Actually there would be lots of things to do, but not doing those things doesn't lead to an overflowing wheelie bin, and so I have less incentive to do those things. For example, I suspect that the floor could use polishing, but my eyesight has gotten so bad that I can't tell for sure, I just guess it does because it's been a long time since I did that. But then I won't be able to tell if I'm doing it well or, once it's done, if it looks better, because my eyes are so bad. That's sort of a disincentive to polish the floor. Of such trivial concerns is my life now made. Pathetic.
My sleep schedule has exploded. Or imploded. One of those. I still haven't gone to bed tonight and it's almost morning. Sunday night's nap threw things way off. I didn't get to sleep until after dawn Monday, and then slept about five hours, and I've been awake ever since. Today could be strange. A strange Tuesday with a case of the Mondays and a probably dirty floor I can't see. With luck I will remember to bring the wheelie bin in, and might even remember to eat dinner. The weather might actually be rather pleasant, though odds are I'll sleep through it. It wasn't smoky Monday, and might not be today either, unless the continuing wind blows the fires into a rage.
But at the moment the worst of the fires are in Southern California. They got hit hard Monday, and one fire in Orange County has forced the evacuation of about 90,000 people from around Yorba Linda, Dick Nixon's birthplace. I don't think there's actual forest involved in this fire, just lots of scrub brush and scattered trees. I was familiar with the region many decades ago, before it got built up, and it's quite semi-deserty. This stuff can burn fast as hell, and a pair of these fires, the Silverado and the Blue Ridge, went from 0 to 10,500 acres before nightfall Monday. The wind is expected to diminish in the area today, and thus far catastrophe has been avoided, though there have been some injuries among the firefighters. The risk is always greater in fires that move as fast as these.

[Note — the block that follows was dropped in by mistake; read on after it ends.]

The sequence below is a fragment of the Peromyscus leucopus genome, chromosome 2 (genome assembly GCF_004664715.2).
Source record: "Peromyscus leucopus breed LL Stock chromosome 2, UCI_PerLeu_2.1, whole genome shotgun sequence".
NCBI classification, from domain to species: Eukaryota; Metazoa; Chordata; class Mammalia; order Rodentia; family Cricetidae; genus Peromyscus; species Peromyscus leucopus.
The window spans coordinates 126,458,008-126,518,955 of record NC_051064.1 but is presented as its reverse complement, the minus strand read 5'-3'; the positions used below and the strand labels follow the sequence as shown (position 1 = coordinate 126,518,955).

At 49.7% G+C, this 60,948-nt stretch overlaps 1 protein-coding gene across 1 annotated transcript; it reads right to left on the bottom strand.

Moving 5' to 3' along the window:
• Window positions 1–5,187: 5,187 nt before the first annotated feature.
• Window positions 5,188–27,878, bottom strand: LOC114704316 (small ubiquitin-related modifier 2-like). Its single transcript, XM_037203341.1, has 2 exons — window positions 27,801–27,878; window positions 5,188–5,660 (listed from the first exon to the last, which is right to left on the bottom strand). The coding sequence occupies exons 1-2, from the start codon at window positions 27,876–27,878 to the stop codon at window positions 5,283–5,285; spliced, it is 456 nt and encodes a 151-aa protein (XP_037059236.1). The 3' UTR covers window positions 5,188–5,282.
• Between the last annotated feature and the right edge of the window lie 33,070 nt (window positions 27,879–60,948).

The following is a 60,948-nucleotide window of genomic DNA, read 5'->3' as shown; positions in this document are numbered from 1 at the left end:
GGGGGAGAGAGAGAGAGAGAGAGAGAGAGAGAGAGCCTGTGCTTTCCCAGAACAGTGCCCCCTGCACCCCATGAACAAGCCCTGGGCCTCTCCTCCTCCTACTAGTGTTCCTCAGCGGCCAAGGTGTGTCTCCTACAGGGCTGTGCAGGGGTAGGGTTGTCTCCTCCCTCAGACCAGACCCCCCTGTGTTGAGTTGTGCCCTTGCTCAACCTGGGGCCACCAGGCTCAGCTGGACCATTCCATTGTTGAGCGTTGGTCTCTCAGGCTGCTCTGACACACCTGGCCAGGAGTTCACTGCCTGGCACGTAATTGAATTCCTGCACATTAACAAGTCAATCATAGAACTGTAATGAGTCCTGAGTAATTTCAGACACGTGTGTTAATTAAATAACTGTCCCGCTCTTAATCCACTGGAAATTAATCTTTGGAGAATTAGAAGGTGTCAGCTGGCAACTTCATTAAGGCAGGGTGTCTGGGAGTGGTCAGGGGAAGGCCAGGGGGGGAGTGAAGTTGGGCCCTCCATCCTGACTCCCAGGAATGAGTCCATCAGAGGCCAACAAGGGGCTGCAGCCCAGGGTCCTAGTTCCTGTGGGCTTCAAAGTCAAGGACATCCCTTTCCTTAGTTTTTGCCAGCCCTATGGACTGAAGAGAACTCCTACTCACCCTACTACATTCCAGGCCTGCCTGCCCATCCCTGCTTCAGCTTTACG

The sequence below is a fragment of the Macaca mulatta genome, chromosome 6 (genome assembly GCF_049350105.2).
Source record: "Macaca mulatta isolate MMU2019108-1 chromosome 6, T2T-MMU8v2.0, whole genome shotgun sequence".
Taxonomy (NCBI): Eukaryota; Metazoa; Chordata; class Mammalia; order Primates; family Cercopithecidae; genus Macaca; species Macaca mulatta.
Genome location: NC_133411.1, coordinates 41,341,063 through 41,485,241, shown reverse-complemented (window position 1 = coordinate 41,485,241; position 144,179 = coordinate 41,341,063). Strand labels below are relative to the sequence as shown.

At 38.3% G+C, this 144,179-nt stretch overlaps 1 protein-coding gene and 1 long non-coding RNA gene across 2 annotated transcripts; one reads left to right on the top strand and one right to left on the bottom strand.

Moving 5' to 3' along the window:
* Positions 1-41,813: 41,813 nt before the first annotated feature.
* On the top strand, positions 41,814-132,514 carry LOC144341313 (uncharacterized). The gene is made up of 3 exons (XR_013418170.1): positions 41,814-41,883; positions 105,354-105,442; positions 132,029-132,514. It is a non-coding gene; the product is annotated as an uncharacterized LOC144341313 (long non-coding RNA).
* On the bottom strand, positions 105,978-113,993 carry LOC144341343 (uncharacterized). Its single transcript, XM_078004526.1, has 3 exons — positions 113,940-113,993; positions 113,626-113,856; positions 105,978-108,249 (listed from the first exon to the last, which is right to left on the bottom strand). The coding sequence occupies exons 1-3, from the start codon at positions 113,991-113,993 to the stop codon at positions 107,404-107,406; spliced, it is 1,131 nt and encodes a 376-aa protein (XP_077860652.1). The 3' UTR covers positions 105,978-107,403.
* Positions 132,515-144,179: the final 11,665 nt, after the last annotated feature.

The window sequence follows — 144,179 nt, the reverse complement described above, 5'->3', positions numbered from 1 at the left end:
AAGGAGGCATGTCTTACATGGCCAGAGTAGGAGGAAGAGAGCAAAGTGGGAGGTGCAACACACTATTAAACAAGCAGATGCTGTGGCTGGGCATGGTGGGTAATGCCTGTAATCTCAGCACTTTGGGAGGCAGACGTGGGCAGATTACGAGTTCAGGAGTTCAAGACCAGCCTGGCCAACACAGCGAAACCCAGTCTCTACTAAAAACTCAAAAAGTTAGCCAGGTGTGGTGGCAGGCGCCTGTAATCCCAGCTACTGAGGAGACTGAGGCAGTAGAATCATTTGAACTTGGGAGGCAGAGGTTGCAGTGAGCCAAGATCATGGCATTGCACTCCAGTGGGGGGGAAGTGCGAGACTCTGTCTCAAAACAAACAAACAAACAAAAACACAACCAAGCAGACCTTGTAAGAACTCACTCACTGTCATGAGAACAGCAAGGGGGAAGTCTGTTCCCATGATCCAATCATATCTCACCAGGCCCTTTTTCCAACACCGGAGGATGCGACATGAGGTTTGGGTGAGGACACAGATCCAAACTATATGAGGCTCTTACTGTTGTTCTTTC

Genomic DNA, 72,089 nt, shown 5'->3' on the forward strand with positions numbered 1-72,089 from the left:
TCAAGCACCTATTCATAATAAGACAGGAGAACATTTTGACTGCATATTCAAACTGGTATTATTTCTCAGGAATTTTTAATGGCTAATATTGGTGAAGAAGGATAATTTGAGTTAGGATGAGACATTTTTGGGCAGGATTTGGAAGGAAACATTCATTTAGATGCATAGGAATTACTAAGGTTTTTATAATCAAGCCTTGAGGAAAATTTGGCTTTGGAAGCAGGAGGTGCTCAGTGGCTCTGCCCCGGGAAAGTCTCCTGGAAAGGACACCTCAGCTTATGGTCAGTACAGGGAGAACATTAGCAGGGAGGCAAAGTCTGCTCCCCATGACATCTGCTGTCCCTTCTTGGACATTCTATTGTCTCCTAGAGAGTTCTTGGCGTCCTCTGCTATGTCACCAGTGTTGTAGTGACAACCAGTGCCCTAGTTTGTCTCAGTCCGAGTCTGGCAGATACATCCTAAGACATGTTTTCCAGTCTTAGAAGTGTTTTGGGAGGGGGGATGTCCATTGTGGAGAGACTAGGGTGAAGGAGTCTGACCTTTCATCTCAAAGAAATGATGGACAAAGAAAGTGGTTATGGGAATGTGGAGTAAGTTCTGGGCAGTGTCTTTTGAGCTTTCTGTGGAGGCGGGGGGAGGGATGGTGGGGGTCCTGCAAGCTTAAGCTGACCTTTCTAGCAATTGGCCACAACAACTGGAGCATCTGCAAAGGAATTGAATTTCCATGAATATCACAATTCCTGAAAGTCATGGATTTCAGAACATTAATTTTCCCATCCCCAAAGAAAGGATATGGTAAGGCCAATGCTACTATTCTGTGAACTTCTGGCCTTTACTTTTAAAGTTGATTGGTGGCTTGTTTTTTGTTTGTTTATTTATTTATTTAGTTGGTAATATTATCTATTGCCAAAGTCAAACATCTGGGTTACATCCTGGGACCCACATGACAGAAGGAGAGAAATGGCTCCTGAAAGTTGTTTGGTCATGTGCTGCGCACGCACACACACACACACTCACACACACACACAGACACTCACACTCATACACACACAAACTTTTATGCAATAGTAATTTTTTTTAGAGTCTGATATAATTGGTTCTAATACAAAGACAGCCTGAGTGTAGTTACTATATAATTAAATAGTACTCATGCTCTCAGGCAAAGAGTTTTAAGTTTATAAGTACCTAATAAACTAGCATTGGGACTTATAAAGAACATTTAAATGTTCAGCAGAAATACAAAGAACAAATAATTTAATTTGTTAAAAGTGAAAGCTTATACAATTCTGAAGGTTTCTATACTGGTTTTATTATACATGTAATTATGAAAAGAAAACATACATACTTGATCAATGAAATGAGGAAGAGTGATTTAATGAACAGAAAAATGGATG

It's unlikely that the mini-metropolis will burn as I sleep today. Wind will be somewhat reduced around here today as well, though there will still be some, and it will surely come back stronger eventually. Autumn is a windy time of year in these parts. But at least it's not likely to get freaking hot again. Freaking hot days are not unknown in fall, but they are not the norm. There's nothing higher than 83 in the long-range forecast. But there's no rain in it either, so fire season continues. Let's hope it will be over by Christmas.